Shortly before Mitt Romney departed the governor’s office, 11 of his top aides purchased 17 state-issued hard drives, purging the Romney administration’s email records in advance of his presidential campaign. In retrospect, the move seems rather odd, especially for a Republican candidate who likes to talk about transparency.
Yesterday we learned that this has no precedent among modern Massachusetts governors, including Romney’s recent Republican predecessors.
Soon after, a reporter pressed the Republican presidential frontrunner during a campaign stop in New Hampshire to explain the missing hard drives.
As you can see from the clip, Romney doesn’t seem especially eager to talk about this, and ignored repeated questions. Later, when more reporters started asking about this, Romney “was quickly swept into his waiting SUV.”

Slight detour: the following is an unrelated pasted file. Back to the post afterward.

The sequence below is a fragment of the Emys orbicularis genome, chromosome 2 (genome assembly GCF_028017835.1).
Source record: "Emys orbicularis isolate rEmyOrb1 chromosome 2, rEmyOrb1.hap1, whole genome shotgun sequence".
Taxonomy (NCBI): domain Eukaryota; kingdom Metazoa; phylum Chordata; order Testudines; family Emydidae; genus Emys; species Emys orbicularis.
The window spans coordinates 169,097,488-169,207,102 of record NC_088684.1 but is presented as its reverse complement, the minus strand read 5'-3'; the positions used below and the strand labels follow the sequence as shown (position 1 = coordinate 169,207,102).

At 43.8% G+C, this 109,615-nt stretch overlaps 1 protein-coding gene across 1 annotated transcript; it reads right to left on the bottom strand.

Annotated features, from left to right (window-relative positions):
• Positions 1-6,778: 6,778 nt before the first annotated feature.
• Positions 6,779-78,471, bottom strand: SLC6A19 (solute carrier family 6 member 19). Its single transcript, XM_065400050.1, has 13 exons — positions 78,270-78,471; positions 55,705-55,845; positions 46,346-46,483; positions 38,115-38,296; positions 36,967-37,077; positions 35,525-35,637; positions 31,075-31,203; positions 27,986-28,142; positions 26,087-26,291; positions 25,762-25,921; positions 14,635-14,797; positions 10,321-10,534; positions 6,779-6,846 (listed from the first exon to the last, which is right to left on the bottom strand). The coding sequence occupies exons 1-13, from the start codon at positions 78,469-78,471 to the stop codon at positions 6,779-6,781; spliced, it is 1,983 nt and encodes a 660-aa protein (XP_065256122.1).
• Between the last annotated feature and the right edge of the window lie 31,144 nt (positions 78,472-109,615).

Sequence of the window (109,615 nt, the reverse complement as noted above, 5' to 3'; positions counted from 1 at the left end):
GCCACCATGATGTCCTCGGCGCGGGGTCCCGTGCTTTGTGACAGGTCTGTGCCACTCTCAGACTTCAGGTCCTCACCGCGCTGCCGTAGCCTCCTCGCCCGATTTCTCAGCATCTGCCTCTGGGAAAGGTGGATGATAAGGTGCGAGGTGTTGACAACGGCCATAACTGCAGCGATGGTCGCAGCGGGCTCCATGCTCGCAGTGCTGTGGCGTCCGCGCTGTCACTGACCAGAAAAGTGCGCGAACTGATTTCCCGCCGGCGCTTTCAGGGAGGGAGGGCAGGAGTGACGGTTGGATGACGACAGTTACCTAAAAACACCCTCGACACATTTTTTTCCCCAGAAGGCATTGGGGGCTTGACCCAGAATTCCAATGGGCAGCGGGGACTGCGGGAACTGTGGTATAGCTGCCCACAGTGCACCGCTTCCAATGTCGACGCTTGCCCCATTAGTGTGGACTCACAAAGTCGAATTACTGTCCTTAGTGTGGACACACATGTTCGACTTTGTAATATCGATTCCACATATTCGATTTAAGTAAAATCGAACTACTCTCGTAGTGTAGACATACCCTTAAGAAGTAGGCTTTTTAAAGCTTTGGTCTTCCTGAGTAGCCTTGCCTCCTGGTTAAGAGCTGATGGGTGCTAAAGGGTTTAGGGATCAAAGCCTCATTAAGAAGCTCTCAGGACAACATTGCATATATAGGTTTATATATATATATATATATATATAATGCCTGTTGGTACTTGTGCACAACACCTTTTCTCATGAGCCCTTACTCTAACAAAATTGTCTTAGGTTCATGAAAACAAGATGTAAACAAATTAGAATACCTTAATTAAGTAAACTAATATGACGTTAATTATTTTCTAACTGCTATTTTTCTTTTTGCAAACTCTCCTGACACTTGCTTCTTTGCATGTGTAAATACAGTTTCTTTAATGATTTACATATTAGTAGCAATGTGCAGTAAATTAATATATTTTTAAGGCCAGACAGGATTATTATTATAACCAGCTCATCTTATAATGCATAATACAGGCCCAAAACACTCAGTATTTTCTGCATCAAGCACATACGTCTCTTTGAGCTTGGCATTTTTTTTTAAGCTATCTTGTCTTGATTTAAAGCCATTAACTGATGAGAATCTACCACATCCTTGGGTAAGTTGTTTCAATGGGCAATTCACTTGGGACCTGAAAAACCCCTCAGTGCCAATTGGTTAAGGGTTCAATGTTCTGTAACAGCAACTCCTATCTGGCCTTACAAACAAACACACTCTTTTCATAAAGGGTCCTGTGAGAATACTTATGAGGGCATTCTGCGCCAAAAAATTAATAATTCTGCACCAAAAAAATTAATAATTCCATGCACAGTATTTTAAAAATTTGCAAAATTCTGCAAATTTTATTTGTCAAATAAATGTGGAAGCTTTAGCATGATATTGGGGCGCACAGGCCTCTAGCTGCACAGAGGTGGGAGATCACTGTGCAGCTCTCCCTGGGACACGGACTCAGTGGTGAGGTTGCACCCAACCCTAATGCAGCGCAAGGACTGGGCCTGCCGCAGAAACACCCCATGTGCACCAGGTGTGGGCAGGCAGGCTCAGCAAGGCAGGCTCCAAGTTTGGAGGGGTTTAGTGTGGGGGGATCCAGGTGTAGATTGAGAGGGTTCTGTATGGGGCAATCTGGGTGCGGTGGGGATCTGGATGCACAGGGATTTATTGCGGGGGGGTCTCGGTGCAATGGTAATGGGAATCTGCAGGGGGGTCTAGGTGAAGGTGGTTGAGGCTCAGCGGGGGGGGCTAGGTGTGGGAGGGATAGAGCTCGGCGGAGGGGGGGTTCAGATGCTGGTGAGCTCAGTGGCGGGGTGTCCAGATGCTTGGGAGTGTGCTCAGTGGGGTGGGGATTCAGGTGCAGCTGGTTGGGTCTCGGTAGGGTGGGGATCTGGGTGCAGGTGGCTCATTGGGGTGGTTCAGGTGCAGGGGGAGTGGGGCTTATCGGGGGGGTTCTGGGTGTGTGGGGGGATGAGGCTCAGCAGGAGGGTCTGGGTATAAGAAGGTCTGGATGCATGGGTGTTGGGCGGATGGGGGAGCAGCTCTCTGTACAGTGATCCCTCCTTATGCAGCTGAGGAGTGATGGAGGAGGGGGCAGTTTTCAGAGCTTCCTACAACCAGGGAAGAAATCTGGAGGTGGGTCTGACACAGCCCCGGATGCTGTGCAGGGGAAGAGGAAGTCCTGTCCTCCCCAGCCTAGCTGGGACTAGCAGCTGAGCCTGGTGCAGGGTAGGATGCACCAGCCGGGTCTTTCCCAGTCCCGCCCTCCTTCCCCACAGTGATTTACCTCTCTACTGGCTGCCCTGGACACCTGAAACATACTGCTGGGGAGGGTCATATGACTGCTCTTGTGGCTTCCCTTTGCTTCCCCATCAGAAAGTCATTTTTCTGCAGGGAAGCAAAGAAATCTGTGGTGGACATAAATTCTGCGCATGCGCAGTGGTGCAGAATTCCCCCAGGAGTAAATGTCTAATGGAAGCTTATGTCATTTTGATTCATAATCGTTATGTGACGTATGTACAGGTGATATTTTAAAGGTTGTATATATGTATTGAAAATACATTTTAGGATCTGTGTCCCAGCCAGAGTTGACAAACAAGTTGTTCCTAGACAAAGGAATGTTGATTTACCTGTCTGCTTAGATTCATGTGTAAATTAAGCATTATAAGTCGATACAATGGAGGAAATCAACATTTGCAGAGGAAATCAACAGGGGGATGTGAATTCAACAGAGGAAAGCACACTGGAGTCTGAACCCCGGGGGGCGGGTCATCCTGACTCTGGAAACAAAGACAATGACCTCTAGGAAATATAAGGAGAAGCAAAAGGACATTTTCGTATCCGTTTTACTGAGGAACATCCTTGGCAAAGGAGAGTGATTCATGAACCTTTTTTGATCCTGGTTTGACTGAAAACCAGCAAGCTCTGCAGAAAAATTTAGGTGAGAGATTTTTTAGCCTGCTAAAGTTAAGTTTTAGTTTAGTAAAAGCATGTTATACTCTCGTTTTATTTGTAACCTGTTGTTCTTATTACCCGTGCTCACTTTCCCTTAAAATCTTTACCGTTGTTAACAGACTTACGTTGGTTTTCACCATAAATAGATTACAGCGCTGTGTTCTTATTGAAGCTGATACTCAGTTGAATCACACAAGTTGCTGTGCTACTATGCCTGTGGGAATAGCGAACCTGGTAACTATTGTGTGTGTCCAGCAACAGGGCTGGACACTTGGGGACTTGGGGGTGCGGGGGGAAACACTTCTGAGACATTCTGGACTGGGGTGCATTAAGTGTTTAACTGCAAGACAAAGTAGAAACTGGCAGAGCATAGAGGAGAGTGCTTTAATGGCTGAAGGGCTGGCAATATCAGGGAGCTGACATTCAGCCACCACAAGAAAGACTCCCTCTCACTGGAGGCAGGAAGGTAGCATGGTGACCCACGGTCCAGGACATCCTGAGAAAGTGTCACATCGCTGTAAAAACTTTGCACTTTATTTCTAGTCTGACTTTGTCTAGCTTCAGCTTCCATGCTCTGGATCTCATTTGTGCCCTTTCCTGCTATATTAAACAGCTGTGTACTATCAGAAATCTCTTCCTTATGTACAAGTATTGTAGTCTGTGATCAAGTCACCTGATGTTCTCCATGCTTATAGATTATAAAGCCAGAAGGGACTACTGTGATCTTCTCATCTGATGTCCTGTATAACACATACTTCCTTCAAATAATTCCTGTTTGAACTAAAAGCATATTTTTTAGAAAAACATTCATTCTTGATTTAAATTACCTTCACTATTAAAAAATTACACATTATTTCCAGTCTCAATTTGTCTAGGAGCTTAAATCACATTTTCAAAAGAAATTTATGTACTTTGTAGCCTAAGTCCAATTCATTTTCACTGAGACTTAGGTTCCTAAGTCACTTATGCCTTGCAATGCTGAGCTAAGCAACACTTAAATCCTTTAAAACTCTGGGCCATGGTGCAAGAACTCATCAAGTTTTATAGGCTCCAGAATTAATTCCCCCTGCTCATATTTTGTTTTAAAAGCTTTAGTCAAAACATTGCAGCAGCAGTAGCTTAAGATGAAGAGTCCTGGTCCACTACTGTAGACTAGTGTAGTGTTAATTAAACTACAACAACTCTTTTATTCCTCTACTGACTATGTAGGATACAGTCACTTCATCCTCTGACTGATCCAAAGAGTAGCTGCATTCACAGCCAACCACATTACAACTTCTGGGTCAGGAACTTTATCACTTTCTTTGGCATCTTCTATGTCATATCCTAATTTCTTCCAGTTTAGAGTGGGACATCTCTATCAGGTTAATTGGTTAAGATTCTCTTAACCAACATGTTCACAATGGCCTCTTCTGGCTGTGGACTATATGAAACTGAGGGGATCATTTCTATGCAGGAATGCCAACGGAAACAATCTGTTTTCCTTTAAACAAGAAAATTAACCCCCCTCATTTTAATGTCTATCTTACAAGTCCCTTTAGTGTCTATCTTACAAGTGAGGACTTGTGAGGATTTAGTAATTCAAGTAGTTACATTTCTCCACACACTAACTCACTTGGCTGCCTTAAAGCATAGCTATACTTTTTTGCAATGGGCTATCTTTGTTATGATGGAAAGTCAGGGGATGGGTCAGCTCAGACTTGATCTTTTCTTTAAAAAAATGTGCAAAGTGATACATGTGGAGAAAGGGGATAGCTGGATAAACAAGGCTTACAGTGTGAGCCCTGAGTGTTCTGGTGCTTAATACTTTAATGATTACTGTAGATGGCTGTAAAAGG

Romney’s only defense? His aides “all followed the law exactly as it’s written.”
That may very well be true. I have no expertise at all with Massachusetts’ public records law, but the Boston Globe report the other day suggested Romney’s team may not have violated the letter of the law.
But that’s not what Romney was asked yesterday. It’s actually pretty straightforward, and even Romney should be able to understand the question: why did his team purchase 17 state-issued hard drives on their way out the door, blocking public access to their official emails?
Romney is stressing the fact that this was probably legal. But the question isn’t about the law; it’s about the rationale. Why did his team buy the hard drives — not the computers, not the monitors, not the keyboards, just the hard drives — in the first place? What was on these drives that Romney didn’t want the public to see?